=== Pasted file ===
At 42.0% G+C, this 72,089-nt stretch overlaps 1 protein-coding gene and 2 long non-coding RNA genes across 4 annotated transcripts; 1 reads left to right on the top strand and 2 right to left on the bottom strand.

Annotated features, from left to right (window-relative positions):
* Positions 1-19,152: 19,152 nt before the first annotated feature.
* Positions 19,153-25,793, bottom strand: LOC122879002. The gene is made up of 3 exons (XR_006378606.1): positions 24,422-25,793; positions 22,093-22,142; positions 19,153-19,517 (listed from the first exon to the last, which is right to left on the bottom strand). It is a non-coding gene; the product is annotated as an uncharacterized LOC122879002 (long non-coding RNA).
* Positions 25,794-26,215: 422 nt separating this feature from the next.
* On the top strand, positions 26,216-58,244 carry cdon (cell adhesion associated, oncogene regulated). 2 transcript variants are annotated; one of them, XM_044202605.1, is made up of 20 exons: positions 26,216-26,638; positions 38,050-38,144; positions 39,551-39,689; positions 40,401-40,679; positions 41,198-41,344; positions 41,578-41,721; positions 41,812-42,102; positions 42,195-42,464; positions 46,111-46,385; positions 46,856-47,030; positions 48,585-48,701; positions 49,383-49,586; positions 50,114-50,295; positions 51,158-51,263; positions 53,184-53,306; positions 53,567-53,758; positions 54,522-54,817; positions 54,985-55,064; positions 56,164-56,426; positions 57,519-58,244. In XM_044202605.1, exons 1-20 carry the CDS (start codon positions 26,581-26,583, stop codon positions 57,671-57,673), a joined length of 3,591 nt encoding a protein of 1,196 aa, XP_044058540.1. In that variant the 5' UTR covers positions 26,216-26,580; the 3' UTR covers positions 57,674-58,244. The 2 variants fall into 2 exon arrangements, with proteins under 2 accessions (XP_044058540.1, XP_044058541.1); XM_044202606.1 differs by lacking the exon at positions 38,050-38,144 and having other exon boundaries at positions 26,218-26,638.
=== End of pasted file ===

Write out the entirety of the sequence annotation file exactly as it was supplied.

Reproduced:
At 42.0% G+C, this 72,089-nt stretch overlaps 1 protein-coding gene and 2 long non-coding RNA genes across 4 annotated transcripts; 1 reads left to right on the top strand and 2 right to left on the bottom strand.

Annotated features, from left to right (window-relative positions):
* Positions 1-19,152: 19,152 nt before the first annotated feature.
* Positions 19,153-25,793, bottom strand: LOC122879002. The gene is made up of 3 exons (XR_006378606.1): positions 24,422-25,793; positions 22,093-22,142; positions 19,153-19,517 (listed from the first exon to the last, which is right to left on the bottom strand). It is a non-coding gene; the product is annotated as an uncharacterized LOC122879002 (long non-coding RNA).
* Positions 25,794-26,215: 422 nt separating this feature from the next.
* On the top strand, positions 26,216-58,244 carry cdon (cell adhesion associated, oncogene regulated). 2 transcript variants are annotated; one of them, XM_044202605.1, is made up of 20 exons: positions 26,216-26,638; positions 38,050-38,144; positions 39,551-39,689; positions 40,401-40,679; positions 41,198-41,344; positions 41,578-41,721; positions 41,812-42,102; positions 42,195-42,464; positions 46,111-46,385; positions 46,856-47,030; positions 48,585-48,701; positions 49,383-49,586; positions 50,114-50,295; positions 51,158-51,263; positions 53,184-53,306; positions 53,567-53,758; positions 54,522-54,817; positions 54,985-55,064; positions 56,164-56,426; positions 57,519-58,244. In XM_044202605.1, exons 1-20 carry the CDS (start codon positions 26,581-26,583, stop codon positions 57,671-57,673), a joined length of 3,591 nt encoding a protein of 1,196 aa, XP_044058540.1. In that variant the 5' UTR covers positions 26,216-26,580; the 3' UTR covers positions 57,674-58,244. The 2 variants fall into 2 exon arrangements, with proteins under 2 accessions (XP_044058540.1, XP_044058541.1); XM_044202606.1 differs by lacking the exon at positions 38,050-38,144 and having other exon boundaries at positions 26,218-26,638.